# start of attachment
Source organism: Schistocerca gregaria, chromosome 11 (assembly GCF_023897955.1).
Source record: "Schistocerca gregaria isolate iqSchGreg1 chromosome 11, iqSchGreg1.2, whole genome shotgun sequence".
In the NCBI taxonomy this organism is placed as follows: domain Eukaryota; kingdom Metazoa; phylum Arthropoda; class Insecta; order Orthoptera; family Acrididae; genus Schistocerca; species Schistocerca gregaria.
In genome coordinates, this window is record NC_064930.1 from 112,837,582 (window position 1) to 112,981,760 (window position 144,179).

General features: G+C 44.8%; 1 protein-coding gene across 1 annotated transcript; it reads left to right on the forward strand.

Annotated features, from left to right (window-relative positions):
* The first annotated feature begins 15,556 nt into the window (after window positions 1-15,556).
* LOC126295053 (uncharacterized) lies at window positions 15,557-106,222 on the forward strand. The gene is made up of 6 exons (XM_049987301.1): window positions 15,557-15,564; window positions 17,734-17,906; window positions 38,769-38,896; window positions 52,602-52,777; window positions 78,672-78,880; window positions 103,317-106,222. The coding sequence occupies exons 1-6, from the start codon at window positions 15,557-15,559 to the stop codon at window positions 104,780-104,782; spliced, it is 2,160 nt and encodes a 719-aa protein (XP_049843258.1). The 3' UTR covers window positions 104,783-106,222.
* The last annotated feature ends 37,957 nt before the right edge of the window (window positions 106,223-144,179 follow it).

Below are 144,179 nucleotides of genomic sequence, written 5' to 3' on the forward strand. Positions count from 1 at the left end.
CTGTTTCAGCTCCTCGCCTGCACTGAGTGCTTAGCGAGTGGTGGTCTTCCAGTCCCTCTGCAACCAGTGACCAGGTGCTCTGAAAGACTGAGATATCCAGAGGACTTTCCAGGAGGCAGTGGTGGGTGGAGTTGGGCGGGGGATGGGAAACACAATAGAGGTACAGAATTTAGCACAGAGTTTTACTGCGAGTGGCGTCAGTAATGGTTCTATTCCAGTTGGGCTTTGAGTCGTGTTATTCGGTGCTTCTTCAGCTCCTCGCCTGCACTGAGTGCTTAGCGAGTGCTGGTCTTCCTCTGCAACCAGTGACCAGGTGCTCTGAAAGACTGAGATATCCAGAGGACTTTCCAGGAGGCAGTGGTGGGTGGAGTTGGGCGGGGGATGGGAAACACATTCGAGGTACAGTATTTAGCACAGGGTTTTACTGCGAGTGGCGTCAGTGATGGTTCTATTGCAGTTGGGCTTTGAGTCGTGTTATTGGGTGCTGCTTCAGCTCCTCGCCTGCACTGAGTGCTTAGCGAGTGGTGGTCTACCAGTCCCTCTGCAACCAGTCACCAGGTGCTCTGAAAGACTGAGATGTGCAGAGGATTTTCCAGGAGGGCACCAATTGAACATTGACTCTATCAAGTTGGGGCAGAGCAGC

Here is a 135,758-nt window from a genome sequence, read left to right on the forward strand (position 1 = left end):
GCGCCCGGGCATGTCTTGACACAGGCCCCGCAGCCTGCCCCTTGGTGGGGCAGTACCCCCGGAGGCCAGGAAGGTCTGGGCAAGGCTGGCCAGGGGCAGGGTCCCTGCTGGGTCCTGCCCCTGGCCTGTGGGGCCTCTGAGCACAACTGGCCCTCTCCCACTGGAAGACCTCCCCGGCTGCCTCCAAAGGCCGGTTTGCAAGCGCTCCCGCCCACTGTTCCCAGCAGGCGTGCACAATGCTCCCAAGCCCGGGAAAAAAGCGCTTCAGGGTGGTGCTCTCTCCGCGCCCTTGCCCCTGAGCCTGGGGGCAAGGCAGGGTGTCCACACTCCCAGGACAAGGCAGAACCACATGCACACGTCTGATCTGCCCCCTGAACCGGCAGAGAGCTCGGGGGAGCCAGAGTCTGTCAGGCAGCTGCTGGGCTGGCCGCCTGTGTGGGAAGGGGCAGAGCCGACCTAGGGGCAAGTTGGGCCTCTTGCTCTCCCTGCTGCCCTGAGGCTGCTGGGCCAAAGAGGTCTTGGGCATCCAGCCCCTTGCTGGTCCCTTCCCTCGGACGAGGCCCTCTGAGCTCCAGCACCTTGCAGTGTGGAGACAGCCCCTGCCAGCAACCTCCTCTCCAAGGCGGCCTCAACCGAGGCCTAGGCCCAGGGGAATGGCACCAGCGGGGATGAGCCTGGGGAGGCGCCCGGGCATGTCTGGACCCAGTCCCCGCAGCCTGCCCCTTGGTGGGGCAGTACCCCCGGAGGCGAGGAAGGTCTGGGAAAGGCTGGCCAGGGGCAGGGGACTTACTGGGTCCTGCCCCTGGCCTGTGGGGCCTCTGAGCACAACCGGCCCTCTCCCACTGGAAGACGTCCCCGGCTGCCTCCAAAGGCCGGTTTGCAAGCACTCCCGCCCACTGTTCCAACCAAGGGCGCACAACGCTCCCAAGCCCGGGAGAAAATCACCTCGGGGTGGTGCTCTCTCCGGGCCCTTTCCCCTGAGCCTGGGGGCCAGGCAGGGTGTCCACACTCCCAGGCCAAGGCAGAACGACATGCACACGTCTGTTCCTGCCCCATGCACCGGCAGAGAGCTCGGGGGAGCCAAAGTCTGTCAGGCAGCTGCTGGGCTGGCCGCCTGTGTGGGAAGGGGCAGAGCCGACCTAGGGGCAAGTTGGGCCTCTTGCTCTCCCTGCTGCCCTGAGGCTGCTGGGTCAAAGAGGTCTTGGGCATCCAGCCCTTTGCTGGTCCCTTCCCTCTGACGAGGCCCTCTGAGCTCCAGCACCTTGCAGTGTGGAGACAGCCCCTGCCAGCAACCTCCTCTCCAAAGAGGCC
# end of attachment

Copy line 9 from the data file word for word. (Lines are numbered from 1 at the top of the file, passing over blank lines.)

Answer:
* The last annotated feature ends 37,957 nt before the right edge of the window (window positions 106,223-144,179 follow it).